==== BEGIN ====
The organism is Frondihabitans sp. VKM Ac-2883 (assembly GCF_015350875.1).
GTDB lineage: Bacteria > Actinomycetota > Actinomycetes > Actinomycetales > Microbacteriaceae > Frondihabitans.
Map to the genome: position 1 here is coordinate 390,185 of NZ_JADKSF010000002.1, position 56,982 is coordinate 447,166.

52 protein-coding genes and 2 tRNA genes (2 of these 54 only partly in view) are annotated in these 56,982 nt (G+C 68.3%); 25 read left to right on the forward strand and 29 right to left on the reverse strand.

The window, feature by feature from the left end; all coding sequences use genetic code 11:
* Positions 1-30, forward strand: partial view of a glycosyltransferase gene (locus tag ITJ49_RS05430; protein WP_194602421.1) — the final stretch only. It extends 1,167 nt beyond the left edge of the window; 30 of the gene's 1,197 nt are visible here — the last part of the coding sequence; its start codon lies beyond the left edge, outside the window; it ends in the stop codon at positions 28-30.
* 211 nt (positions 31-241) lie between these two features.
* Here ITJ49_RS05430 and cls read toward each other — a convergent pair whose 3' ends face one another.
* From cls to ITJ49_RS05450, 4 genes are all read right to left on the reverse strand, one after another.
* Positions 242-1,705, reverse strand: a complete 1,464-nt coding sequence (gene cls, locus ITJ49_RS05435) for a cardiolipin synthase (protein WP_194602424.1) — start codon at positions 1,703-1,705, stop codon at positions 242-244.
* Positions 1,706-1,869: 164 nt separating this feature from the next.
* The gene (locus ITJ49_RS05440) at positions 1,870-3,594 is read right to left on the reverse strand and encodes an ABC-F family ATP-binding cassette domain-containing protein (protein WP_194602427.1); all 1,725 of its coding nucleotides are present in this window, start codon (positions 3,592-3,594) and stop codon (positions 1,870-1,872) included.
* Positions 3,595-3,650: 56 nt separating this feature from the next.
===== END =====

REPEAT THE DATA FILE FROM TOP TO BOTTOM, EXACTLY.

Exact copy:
The organism is Frondihabitans sp. VKM Ac-2883 (assembly GCF_015350875.1).
GTDB lineage: Bacteria > Actinomycetota > Actinomycetes > Actinomycetales > Microbacteriaceae > Frondihabitans.
Map to the genome: position 1 here is coordinate 390,185 of NZ_JADKSF010000002.1, position 56,982 is coordinate 447,166.

52 protein-coding genes and 2 tRNA genes (2 of these 54 only partly in view) are annotated in these 56,982 nt (G+C 68.3%); 25 read left to right on the forward strand and 29 right to left on the reverse strand.

The window, feature by feature from the left end; all coding sequences use genetic code 11:
* Positions 1-30, forward strand: partial view of a glycosyltransferase gene (locus tag ITJ49_RS05430; protein WP_194602421.1) — the final stretch only. It extends 1,167 nt beyond the left edge of the window; 30 of the gene's 1,197 nt are visible here — the last part of the coding sequence; its start codon lies beyond the left edge, outside the window; it ends in the stop codon at positions 28-30.
* 211 nt (positions 31-241) lie between these two features.
* Here ITJ49_RS05430 and cls read toward each other — a convergent pair whose 3' ends face one another.
* From cls to ITJ49_RS05450, 4 genes are all read right to left on the reverse strand, one after another.
* Positions 242-1,705, reverse strand: a complete 1,464-nt coding sequence (gene cls, locus ITJ49_RS05435) for a cardiolipin synthase (protein WP_194602424.1) — start codon at positions 1,703-1,705, stop codon at positions 242-244.
* Positions 1,706-1,869: 164 nt separating this feature from the next.
* The gene (locus ITJ49_RS05440) at positions 1,870-3,594 is read right to left on the reverse strand and encodes an ABC-F family ATP-binding cassette domain-containing protein (protein WP_194602427.1); all 1,725 of its coding nucleotides are present in this window, start codon (positions 3,592-3,594) and stop codon (positions 1,870-1,872) included.
* Positions 3,595-3,650: 56 nt separating this feature from the next.